The magazine release is checkered, and the three-holed aluminum trigger on the test gun broke cleanly at about four pounds with just a little take-up, and absolutely no discernible creep or overtravel. Although the concept of reset is overrated, the reset was distinct and short. This is a good trigger right out of the box and is set at a weight that most would find acceptable for both competition and personal defense.
Except for the sights, the slide is pure Colt Government in appearance, and the rear cocking serrations are deep enough to afford a good grip when cycling the gun by hand. On the left side of the slide is the legend Government Model Colt Automatic 9mm Luger with the so-called rampant colt at the rear. The right side of the slide is marked Competition Series, and the finish is an evenly applied blue that matches the blued frame. Atop the slide is a blue front fiber optic sight and at the rear is something new—an elevation-adjustable sight made by Novak that looks surprisingly like the traditional and highly desired Novak sight everyone is used to seeing. It is also drift adjustable for windage.
The adjustable rear sight is an impressive piece of engineering and execution. True to traditional Novak lines, the sight is snag resistant and won’t cut the shooter’s hand when racking the slide in an emergency. Fortunately, Colt supplies the gun with a green and red fiber optic insert to easily replace the blue insert, which does a poor job of drawing the eye. It just doesn’t provide enough contrast or glow as brightly as do red or green.
Inside the slide is a stainless steel national match barrel with six grooves and a 1:16-inch left hand twist. It’s a good barrel, and the one on the test gun delivered small groups with a variety of ammunition.
The recoil spring guide rod is short like Browning designed it, but the recoil spring has been replaced with dual springs, one that surrounds the other. Also found on the Combat Unit Pistol and the Marine Corps M45A1 pistol, dual recoil springs last longer than the single spring—a lot longer, with reports of 10,000 rounds or more before needing replacement. The duals also make recoil feel smoother and softer, making for less muzzle rise and faster return to target for follow up shots.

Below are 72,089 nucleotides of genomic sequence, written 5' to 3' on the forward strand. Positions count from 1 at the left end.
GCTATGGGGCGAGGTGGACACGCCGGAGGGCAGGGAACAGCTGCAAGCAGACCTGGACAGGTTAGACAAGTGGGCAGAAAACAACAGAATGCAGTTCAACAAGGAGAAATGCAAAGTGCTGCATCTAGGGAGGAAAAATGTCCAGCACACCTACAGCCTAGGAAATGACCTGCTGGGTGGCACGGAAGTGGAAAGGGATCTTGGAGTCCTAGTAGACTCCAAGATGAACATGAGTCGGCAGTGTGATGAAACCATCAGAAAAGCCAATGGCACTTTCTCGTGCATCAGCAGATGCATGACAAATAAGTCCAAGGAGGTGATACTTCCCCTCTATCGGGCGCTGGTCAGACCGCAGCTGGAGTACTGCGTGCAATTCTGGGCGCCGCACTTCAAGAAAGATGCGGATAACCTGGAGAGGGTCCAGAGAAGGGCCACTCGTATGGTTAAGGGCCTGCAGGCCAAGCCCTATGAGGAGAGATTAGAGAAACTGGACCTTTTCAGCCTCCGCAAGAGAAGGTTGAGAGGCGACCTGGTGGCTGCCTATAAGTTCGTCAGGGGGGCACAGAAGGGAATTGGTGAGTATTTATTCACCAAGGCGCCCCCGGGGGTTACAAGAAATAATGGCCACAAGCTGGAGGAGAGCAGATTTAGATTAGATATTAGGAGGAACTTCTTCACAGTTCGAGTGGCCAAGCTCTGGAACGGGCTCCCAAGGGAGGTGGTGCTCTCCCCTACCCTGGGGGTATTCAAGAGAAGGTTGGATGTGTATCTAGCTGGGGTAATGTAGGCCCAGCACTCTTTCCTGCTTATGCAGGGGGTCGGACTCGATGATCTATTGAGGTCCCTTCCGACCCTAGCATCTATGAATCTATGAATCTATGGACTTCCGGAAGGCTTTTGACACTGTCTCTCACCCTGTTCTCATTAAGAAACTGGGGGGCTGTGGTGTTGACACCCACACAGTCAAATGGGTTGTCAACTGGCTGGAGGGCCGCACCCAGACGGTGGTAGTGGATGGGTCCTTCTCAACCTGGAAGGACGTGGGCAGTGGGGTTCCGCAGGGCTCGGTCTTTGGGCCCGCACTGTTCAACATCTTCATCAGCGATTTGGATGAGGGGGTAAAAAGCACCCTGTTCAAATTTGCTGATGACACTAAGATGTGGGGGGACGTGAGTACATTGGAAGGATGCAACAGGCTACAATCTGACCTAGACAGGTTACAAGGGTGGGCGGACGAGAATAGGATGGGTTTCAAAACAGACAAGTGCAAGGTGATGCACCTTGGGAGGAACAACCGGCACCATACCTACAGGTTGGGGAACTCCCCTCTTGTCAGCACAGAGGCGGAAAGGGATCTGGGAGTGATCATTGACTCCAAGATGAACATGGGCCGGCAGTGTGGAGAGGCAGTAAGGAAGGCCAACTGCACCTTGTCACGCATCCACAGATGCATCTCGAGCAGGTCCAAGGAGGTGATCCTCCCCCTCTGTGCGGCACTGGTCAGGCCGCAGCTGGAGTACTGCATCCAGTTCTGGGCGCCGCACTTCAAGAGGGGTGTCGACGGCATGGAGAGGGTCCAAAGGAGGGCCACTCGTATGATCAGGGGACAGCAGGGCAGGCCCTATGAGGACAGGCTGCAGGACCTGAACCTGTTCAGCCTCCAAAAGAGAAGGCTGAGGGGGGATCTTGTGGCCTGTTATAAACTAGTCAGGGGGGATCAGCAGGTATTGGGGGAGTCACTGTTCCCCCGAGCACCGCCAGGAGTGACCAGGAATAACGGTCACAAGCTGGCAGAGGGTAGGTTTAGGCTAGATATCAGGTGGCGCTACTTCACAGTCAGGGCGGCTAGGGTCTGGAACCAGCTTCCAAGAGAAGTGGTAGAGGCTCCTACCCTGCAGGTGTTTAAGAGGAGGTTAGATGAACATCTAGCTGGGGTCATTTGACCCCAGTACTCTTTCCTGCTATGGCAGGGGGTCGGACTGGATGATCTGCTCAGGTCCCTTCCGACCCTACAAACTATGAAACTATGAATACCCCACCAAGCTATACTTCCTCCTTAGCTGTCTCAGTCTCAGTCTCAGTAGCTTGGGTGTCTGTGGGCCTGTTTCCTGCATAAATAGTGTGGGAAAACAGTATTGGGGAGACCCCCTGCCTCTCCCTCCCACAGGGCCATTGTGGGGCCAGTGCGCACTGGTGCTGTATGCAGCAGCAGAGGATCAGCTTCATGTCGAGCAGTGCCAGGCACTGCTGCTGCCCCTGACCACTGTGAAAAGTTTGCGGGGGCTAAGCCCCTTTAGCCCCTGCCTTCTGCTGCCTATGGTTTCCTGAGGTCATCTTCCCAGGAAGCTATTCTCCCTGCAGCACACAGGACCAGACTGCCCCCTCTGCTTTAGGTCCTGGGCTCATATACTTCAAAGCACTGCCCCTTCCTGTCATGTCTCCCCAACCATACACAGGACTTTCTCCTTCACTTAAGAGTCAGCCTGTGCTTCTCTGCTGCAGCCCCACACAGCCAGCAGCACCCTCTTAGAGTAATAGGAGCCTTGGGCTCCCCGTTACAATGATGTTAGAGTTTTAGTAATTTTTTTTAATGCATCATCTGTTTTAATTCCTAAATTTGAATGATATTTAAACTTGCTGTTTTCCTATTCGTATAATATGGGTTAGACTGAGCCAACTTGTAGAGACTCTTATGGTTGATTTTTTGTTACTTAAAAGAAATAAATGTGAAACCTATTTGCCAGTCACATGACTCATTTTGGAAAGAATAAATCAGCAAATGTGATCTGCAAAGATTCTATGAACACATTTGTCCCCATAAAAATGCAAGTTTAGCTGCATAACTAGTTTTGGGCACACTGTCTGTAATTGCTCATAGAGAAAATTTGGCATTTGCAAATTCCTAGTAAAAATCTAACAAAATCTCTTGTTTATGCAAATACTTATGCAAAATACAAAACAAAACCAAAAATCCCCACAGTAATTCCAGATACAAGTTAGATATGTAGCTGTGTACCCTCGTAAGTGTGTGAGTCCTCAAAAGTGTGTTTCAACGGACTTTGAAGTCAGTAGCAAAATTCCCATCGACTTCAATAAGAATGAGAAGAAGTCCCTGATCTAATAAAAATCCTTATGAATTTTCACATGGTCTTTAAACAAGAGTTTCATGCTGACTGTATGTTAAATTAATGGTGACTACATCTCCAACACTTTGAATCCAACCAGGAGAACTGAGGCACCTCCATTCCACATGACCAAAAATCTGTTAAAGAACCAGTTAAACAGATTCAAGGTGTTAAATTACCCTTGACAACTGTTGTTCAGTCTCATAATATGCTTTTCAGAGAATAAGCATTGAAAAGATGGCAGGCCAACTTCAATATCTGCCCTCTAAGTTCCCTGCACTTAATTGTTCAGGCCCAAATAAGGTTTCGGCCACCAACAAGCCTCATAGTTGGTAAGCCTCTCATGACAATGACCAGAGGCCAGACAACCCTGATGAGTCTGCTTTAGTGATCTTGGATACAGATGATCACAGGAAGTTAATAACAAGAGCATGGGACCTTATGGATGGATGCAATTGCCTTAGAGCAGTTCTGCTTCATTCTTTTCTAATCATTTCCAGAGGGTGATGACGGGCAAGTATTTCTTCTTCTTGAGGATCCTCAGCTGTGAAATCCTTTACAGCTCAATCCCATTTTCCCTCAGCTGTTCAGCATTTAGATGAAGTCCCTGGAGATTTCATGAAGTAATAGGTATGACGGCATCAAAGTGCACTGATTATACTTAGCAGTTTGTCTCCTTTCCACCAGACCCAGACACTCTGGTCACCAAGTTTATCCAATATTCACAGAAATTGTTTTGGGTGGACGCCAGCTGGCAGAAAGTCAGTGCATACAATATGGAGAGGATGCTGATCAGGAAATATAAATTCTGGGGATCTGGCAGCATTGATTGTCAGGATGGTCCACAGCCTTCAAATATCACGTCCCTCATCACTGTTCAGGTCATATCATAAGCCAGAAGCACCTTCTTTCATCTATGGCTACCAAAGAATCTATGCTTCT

During testing, the sample gun ran without incident. Substituting Crimson Trace Green Laser Grips to aid the aiming ability of aging eyes, the gun delivered consistent, small groups ranging from just over one inch to about 2.75 inches from the rest. The average was less than two inches for two of the three loads tested.
Although it has the word Competition in its name, this is not just a competition gun. Change the front sight insert to one that is easier to see and perhaps add Crimson Trace Laser Grips, and the gun is also ready to defend life.
By the way, it won’t cost a king’s ransom, either. The MSRP on the Colt Competition 1911 is only $899, so it is apparent that Colt is working hard to provide products the consumer wants and can afford. For more information, contact Colt’s Manufacturing Company, 800-962-2658, Colt.com.
Colt Competition Government 1911
Caliber: 9mm (reviewed) or .45 ACP
Barrel Length: 5 in., 1:16 twist
Overall Length: 8.5 in.
Weight: 36 oz. (unloaded)
Grips: Blue G10 Checkered with Scallop
Sights: Novak Front Fiber Optic, Novak Adjustable Rear
Action: Single Action, Semi-Auto
Black Hills 124-gr. JHP
Velocity (fps): 1,131
Average Group (in.): 1.58
Best Group (in.): 1.26
Hornady 115-gr. Critical Defense FTX
Velocity (fps): 1,126
Average Group (in.): 2.30
Best Group (in.) 2.07
Winchester PDX1 147-gr. JHP
Velocity (fps): 999
Average Group (in.) 1.95
Best Group (in.) 1.71